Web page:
A Member raised concern that the motion was being proposed in order to stop student accommodation being provided in Tower Ward. He stated that he had lived alongside students of the Guildhall School of Music and Drama and there had never been any grounds for complaint about student behaviour. For this reason, he asked Members not to accept the condition which he considered to be unnecessary and unreasonable and could make the scheme unviable.


A Member stated that he had seconded the motion, was in favour of student accommodation and wanted to ensure that the museum would be delivered on this site.


A Member stated that he would support the motion for the reasons outlined by the seconder and concerns of the applicant. The museum was required in order to overcome some of the disadvantages of the scheme. He stated that without the museum he would vote against the scheme on the loss of material trees and the deficiencies in natural light to student rooms and suggested that some of the disadvantages might have been overcome by having incubator office space in the lower areas.


A Member stated that the proposed condition called into question the integrity and sincerity of the museum when it was clear that those who were backing it were focused on making sure the move happened. He considered it to be an unfair condition and referred to assurances from Officers that the student accommodation did not contravene planning law.


The Chairman stated that there had been no indication that the Migration Museum would not be delivered and the applicants had made commitments in relation to funding and providing museum space for free for a lengthy period of time. The Chairman therefore urged Members to vote against the motion.


The Member who had proposed the motion stated that this was an on-balance consideration as outlined in the Officer report. The museum was a key part of that balance and this was a mechanism by which the Sub-Committee could demonstrate that this was considered to be an integral part of the scheme. Members were urged to vote in support of the motion to secure the Migration Museum.


Having fully debated the application, the Sub-Committee proceeded to vote on the motion to add the following condition:

That the building and student accommodation should not be occupied until a museum is open.


The Motion was put and fell with 10 votes in favour, 13 votes against and 1 abstention.


A Member referred to student accommodation for 920 students that had opened in September 2022 on Middlesex Street, just over the border in Tower Hamlets. He reported that there had been no detrimental impact on the local area. Local businesses were now offering student discounts which indicated that students were using local stores. He stated that within the vicinity of the proposed development, there were a number of supermarkets and these stores would be able to cater for the additional students. He could not see a reason under planning regulations for the proposal to be refused and although he might prefer for the development to be used as an office or hotel, this was not a reason to reject the application.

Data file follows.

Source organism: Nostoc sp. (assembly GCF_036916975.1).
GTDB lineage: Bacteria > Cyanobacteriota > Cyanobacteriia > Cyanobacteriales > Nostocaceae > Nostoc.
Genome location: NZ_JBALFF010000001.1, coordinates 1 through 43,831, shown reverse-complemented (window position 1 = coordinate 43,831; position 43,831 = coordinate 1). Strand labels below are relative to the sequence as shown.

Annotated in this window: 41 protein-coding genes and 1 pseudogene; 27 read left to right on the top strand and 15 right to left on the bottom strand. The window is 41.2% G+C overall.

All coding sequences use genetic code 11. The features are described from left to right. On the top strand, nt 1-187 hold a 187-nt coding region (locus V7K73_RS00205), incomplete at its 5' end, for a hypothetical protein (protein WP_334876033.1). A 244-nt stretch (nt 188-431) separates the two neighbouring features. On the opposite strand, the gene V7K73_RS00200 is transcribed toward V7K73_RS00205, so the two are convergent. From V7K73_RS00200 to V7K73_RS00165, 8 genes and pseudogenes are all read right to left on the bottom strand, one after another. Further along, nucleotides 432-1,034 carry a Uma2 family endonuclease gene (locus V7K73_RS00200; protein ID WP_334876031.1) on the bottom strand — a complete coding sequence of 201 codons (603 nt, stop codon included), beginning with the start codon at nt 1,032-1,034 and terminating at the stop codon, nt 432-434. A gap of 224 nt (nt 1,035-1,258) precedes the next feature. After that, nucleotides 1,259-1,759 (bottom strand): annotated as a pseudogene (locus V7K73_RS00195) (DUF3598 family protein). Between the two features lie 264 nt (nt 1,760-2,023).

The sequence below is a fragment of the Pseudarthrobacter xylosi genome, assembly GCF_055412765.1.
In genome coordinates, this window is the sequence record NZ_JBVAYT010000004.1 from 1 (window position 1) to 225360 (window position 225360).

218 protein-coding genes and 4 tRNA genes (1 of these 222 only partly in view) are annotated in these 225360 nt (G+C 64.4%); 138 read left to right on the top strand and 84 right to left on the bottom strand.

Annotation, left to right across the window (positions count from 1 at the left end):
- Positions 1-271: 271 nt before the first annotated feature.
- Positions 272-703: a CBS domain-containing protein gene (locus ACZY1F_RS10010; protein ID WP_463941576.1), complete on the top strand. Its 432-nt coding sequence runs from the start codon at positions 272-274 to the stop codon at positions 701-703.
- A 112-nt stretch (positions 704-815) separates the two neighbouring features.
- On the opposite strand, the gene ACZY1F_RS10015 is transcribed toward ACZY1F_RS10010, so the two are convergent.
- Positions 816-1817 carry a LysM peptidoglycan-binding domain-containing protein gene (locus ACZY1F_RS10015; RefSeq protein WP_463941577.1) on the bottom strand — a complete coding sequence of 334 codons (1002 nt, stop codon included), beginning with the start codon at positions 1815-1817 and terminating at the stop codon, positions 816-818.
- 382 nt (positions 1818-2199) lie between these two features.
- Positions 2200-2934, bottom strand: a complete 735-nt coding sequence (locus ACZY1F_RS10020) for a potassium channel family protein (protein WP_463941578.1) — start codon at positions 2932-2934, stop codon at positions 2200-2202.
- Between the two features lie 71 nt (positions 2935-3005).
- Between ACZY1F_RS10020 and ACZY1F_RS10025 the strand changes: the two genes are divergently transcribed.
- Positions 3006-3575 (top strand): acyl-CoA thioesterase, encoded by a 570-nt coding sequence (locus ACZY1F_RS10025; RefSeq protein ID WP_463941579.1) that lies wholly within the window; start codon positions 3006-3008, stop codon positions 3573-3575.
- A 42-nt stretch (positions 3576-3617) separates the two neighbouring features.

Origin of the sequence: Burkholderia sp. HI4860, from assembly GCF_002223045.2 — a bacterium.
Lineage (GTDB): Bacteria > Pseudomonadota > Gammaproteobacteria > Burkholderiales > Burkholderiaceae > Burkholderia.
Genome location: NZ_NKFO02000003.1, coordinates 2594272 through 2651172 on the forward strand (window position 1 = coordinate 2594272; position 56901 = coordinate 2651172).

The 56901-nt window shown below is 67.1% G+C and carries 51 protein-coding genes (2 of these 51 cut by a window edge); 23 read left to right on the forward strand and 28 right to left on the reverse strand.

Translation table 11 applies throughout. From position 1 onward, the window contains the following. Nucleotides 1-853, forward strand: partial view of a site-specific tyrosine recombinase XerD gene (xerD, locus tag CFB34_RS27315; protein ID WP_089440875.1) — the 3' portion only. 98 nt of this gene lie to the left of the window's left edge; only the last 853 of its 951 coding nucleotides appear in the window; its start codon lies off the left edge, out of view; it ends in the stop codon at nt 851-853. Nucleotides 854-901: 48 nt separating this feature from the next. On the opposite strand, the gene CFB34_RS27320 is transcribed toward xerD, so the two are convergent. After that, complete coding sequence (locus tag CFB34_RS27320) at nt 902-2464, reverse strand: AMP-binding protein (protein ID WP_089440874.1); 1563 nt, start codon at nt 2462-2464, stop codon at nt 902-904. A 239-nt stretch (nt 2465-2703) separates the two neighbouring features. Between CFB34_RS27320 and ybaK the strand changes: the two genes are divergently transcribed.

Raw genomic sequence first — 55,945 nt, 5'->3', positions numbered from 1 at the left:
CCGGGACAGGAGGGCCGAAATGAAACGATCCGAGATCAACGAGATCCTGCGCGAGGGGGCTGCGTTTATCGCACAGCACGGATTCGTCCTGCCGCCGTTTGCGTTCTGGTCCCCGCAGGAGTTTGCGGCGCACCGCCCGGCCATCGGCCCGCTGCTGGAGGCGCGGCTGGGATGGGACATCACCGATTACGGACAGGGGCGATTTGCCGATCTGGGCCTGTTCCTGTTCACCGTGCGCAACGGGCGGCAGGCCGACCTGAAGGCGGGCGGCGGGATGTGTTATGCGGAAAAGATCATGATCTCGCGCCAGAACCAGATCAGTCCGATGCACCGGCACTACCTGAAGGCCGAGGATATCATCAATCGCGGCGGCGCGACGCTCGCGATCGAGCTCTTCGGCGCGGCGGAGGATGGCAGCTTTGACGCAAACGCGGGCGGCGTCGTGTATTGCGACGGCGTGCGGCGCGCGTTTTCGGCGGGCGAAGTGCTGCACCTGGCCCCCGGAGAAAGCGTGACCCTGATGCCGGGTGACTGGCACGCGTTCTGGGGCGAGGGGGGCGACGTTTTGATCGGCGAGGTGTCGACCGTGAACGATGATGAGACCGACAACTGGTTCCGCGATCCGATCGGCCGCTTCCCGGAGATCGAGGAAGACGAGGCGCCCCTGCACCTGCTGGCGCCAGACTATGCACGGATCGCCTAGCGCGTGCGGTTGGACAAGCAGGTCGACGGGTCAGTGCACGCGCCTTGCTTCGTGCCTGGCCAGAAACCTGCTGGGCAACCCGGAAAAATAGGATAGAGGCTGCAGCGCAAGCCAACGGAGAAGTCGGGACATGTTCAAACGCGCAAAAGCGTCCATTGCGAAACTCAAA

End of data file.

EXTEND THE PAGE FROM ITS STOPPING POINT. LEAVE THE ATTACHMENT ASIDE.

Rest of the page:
A Member stated that planning reasons to vote against the application were substandard accommodation being built and the loss of trees.


A Member commented that although there were a number of local supermarkets in the vicinity, a recent report stated that people who shopped in them spent on average an extra £800 per year on food. In addition, many students shopped online and that could create more traffic and noise for residents. She stated that she would not be voting for the scheme as it would result in the loss of office floor space when policy said office stock should be being increased. This was particularly important in the City which was a key transport hub. The Member expressed concerns about student rooms with inadequate space and daylight and sunlight levels, the loss of biodiversity and trees, the pocket park not being enough space for the number of students in the student accommodation and the significant increase to the residential population in just one building. The pressure on GP services and amenities were another concern. She stated that she voted for designs that fitted policies, enhanced the city, provided good quality spaces in which to live and amenities for residents and businesses.


MOTION – A Motion was put and seconded to move to a formal vote on the application. The motion was passed.


The Sub-Committee therefore proceeded to vote on the recommendations before them.


Votes were cast as follows: IN FAVOUR – 16 votes

                                            OPPOSED – 7 votes

                                            There were two abstentions.


The recommendations were therefore carried.


Deputy Fredericks and Alderwoman Pearson requested that their votes against the recommendations be recorded.


Deputy Pollard had not been in attendance for the whole discussion on this item and therefore was not present for the vote.


RESOLVED –That the Committee grant planning permission for the above proposal in accordance with the details set out in the attached schedule subject to:

(a) planning obligations and other agreements being entered into under Section 106 of the Town & Country Planning Act 1990 and Section 278 of the Highway Act 1980 in respect of those matters set out in the report, the decision notice not to be issued until the Section 106 obligations have been executed;

(b) that Officers be instructed to negotiate and execute obligations in respect of those matters set out in "Planning Obligations" under Section 106 and any necessary agreements under Section 278 of the Highway Act 1980.